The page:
Why digital transformation needs young people to inspire our cities


Why digital transformation needs young people to inspire our cities

14 May 2020

Rebecca Stephens 2

By Rebecca Stephens, City Manager - Peterborough and Cambridge

A wristband that alerts wearer and carer to a change in vital health stats, a virtual reality meeting space, a theft-tracking app, and a virtual mental health counsellor. These inspirational ideas could only have come from the entrepreneurs of tomorrow.

But these, unlike the flying cars or day trips to Mars that make up the future-gazing what-might-be versions of a dim and distant future, are the ideas of today; concepts and business models that we have the technology and the capability to bring to life now.

Hundreds of students from schools in Peterborough have been telling us what to do as part of CityFibre’s Inspire Your City challenge, delivered by The Skills Service. Now, as Coronavirus has put a stop to school workshops, we’ve taken the challenge online. We need you – the children and teenagers of Peterborough and Cambridge – to inspire our cities in a way that adults simply can’t.

For decades, Britain has been reluctant to embrace full fibre and use a digital infrastructure to transform and improve its cities and towns. From public transportation apps in Reykjavik to smart waste management in New York, or the ‘climate street’ initiatives in Amsterdam reducing energy use by 10%, currently Mexico, Lithuania and Portugal have a better full fibre infrastructure than the UK. But that’s all changing.

As CityFibre seeks to transform the UK with a new generation of future-proof digital infrastructure that will spark innovation and underpin our economy in a digital age, Peterborough and Cambridge are at the forefront. We’re investing £50million to bring gigabit speed connectivity within reach of almost every home and business in those cities. The digital transformation is underway, so how are our cities taking advantage of it?

We’re streaming more content in greater resolution, the jerky movements and audio lag on Zoom video conferences have gone, and the ping is impressively fast on Fortnite. But this is really only scratching the surface of what we, as a city, are capable of.

Pupils at Thomas Deacon, St John Fisher, Hampton Gardens, and the Children’s University came up with scores of ideas from a hospital efficiency triage robot to bin lorries that know when to collect residents’ waste; glasses that translate different languages, a wearable map, or an automated locker to support the homeless; wifi-enabled umbrellas, robotic pets to combat loneliness and monitor health, driverless ambulances, a plastic-sensing ecobot to clean rivers… the list goes on.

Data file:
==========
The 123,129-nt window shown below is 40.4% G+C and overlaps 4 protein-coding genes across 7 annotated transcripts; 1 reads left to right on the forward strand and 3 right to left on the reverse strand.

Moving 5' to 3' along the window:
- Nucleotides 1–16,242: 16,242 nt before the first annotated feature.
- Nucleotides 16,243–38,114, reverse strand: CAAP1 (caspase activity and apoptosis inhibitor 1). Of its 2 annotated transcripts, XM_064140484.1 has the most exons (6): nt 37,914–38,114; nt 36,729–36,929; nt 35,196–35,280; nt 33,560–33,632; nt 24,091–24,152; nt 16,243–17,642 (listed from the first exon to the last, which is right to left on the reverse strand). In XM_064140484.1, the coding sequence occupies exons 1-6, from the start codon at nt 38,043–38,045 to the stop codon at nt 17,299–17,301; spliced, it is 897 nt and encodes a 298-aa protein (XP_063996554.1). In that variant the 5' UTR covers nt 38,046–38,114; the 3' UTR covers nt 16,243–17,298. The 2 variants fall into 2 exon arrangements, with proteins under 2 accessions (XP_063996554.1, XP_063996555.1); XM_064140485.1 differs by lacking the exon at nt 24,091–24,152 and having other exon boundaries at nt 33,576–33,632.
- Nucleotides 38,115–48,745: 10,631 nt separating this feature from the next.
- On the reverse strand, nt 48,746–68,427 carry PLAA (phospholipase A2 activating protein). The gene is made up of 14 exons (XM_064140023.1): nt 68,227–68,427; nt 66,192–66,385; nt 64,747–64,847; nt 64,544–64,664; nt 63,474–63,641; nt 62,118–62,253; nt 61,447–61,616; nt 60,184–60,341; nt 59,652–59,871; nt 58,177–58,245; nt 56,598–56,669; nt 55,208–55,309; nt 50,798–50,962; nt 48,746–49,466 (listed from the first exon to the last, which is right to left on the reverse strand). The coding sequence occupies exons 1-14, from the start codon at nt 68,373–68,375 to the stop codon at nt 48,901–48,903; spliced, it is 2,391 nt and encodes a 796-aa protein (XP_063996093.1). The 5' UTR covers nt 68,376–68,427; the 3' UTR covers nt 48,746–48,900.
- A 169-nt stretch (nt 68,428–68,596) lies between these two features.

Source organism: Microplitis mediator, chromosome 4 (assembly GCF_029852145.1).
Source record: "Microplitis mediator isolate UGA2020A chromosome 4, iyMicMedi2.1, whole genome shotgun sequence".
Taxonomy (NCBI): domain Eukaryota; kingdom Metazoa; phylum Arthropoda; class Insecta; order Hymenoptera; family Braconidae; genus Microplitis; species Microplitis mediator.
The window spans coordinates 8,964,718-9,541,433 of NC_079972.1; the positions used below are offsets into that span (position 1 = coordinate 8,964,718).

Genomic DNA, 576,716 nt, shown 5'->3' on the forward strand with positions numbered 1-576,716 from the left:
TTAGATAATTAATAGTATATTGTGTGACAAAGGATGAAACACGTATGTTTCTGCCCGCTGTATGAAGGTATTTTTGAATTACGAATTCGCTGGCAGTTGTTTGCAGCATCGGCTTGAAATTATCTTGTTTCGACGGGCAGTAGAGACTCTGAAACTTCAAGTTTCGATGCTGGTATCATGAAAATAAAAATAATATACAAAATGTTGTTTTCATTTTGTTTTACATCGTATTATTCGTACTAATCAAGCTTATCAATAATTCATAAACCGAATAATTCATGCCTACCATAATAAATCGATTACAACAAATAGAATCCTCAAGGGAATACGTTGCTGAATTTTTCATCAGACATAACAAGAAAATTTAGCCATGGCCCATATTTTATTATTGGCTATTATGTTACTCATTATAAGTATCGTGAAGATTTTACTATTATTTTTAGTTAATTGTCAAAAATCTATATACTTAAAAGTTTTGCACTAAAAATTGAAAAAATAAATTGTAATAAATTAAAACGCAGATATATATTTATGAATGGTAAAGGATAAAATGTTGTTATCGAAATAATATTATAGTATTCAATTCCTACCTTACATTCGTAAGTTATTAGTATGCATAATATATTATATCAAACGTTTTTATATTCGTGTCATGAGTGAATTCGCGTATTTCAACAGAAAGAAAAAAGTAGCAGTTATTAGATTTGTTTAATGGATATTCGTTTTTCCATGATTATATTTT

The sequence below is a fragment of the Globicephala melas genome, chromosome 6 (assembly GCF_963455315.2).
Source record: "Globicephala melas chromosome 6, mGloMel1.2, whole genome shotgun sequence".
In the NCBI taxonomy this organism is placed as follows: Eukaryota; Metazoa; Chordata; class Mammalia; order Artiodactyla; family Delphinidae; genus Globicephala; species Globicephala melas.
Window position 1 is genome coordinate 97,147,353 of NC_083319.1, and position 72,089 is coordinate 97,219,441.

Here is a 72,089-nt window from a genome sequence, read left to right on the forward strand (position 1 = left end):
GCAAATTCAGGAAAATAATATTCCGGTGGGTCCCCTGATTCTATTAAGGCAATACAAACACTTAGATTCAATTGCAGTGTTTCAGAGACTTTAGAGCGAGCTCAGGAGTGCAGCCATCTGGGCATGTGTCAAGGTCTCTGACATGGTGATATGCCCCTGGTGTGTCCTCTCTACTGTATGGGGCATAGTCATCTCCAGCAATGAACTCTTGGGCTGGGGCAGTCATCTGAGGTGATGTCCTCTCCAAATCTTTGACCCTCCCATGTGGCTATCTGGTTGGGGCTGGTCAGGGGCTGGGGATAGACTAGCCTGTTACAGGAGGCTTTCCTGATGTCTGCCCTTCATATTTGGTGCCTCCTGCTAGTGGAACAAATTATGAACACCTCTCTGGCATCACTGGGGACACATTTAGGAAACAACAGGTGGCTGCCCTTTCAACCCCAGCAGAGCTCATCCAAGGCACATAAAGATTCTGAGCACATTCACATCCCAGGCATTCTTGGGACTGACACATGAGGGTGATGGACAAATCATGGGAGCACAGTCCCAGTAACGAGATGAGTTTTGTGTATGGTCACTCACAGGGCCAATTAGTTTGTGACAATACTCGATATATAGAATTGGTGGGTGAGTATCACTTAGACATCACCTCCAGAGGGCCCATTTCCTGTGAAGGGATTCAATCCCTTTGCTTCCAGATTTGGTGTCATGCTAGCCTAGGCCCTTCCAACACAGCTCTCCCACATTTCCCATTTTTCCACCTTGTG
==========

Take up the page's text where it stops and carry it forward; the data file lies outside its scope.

Almost as good was the feedback from the local businesses who supported the workshops: “it was awe-inspiring to see their ideas, they thought deeply about the challenges they faced and the innovative solutions they created were truly brilliant.”

Teachers too were inspired: “fantastically engaging and brilliant fun”; “the ideas were indeed inspiring”; “it not only developed their business development skills but also challenged their teamwork, leadership, presentation and listening skills – it was brilliant”.

By nature, adults are restricted by the past, by convention and the “rules” of acting within what’s possible. But what’s possible has changed – the connectivity and internet speeds we’ve grown used to have vastly increased thanks to full fibre. Yet the grown-ups still can’t see beyond the artificial ceiling they created.

That’s why we’re relying on young people to inspire us. Children and teenagers who haven’t had their creative wings clipped, who think innovatively, who aren’t forced to follow a path due to a misguided sense of what’s within our capabilities. In the same way that youth is telling the leaders of today to sort out the environment crisis our society has created; we need that youth to tell us how our cities can be inspired to use our full fibre network for good and drive the digital revolution.

By the end of this year, CityFibre will be transforming the digital infrastructure in over 100 towns and cities around the UK, changing the way we work, play and live.

If you’re aged 7-18 in live in Peterborough or Cambridge, we want you to play a part by telling us how our full fibre gigabit-speed network should be used. Whether you take part solo or as part of a family group, we’re challenging you to come up with a product or service that makes full use of the amazing speed of full fibre broadband. It may be something that helps the community, creates a new way to doing a task, improves business efficiency, saves energy or reduces cost. It’s up to you to decide how you want to Inspire Your City. Visit The Skills Service site to find out how to enter and the prizes on offer, or register your interest in full fibre broadband via our Gigabit Cities page.

Whatever you call it: entrepreneurship, innovation, creativity, imagination, artistry, or invention. Your ideas will inspire us.